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Journal Article

Rapid range expansion is not restricted by inbreeding in a sexually cannibalistic spider


Krehenwinkel,  Henrik
Department Evolutionary Genetics, Max Planck Institute for Evolutionary Biology, Max Planck Society;

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Zimmer, S. M., Krehenwinkel, H., & Schneider, J. M. (2014). Rapid range expansion is not restricted by inbreeding in a sexually cannibalistic spider. PLoS ONE, 9(4): e95963. doi:10.1371/journal.pone.0095963.

Cite as: https://hdl.handle.net/11858/00-001M-0000-0019-D7C2-A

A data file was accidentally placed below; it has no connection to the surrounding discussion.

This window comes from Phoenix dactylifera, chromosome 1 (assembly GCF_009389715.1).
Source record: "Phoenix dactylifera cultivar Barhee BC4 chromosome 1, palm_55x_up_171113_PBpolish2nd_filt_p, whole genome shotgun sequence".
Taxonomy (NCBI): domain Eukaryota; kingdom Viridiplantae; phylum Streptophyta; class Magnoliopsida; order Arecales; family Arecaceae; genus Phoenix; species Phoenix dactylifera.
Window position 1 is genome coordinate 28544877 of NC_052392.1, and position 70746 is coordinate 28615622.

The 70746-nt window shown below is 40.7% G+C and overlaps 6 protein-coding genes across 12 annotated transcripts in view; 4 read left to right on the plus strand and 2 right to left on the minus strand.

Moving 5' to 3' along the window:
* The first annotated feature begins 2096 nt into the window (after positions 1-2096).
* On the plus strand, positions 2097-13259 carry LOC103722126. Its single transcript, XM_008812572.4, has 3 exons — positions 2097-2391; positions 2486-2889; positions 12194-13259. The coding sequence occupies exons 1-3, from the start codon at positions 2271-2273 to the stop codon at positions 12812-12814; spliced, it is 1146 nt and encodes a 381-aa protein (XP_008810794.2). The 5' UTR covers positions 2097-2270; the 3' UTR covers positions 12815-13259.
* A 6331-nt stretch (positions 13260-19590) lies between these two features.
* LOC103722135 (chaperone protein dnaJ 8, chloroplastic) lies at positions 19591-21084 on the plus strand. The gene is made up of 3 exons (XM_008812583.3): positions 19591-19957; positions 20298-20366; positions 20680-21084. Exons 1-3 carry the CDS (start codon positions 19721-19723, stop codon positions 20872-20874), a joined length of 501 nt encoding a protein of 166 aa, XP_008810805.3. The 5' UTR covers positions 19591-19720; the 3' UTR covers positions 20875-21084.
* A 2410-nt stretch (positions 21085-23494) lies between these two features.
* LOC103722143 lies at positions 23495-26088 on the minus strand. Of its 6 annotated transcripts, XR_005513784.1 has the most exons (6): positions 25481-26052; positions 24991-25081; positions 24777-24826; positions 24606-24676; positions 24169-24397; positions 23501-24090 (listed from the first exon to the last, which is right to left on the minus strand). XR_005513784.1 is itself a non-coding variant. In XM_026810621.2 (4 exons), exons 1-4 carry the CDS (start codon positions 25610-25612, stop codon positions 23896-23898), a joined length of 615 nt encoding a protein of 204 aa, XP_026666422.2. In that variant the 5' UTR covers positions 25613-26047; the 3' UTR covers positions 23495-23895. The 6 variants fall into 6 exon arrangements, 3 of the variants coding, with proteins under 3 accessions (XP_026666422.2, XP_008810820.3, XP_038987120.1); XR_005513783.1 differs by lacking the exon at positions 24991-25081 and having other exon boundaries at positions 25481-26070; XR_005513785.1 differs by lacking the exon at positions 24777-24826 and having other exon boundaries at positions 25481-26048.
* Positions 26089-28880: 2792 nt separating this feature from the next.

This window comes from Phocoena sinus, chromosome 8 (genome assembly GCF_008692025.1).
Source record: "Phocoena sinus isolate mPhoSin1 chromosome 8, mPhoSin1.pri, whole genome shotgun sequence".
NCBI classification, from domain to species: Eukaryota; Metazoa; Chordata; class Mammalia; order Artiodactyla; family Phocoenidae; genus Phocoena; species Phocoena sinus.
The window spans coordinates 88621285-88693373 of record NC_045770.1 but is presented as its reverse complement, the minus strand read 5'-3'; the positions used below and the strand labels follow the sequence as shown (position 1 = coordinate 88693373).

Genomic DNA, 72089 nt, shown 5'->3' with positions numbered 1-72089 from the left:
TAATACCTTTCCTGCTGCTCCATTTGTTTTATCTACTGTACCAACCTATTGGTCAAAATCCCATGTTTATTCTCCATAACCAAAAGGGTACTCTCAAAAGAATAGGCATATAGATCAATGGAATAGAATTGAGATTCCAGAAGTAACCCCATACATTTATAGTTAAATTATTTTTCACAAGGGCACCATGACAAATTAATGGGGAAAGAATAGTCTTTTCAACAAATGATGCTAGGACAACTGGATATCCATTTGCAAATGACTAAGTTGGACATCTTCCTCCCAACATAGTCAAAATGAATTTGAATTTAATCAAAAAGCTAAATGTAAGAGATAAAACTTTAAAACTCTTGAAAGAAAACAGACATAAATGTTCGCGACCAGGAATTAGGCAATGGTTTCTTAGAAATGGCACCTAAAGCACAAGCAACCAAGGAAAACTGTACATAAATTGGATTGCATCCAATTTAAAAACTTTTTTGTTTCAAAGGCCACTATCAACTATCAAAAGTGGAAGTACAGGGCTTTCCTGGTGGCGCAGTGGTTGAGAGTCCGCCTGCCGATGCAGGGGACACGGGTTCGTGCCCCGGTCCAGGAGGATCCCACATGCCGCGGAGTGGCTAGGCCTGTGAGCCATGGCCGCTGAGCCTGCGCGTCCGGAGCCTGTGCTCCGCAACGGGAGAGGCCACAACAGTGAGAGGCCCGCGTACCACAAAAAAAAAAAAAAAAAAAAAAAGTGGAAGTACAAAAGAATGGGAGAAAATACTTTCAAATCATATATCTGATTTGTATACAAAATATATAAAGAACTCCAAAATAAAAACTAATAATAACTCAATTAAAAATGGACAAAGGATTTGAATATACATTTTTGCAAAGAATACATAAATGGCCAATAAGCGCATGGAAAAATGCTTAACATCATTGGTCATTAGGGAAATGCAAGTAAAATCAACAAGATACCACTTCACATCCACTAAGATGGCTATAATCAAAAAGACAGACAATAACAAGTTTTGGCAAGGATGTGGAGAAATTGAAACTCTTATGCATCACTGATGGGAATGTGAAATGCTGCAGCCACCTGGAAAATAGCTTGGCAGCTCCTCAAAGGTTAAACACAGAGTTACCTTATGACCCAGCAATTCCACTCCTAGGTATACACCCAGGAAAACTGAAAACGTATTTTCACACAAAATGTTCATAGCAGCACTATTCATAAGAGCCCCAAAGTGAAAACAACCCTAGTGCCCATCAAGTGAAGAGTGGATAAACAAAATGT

Few studies investigated whether rapid range expansion is associated with an individual’s short-term fitness costs due to an increased risk of inbred mating at the front of expansion. In mating systems with low male mating rates both sexes share potential inbreeding costs and general mechanisms to avoid or reduce these costs are expected. The spider Argiope bruennichi expanded its range recently and we asked whether rapid settlement of new sites exposes individuals to a risk of inbreeding. We sampled four geographically separated subpopulations, genotyped individuals, arranged matings and monitored hatching success. Hatching success was lowest in egg-sacs derived from sibling pairs and highest in egg-sacs derived from among-population crosses, while within-population crosses were intermediate. This indicates that inbreeding might affect hatching success in the wild. Unlike expected, differential hatching success of within- and among-population crosses did not correlate with genetic distance of mating pairs. In contrast, we found high genetic diversity based on 16 microsatellite markers and a fragment of the mitochondrial COI gene in all populations. Our results suggest that even a very recent settlement secures the presence of genetically different mating partners. This leads to costs of inbreeding since the population is not inbred.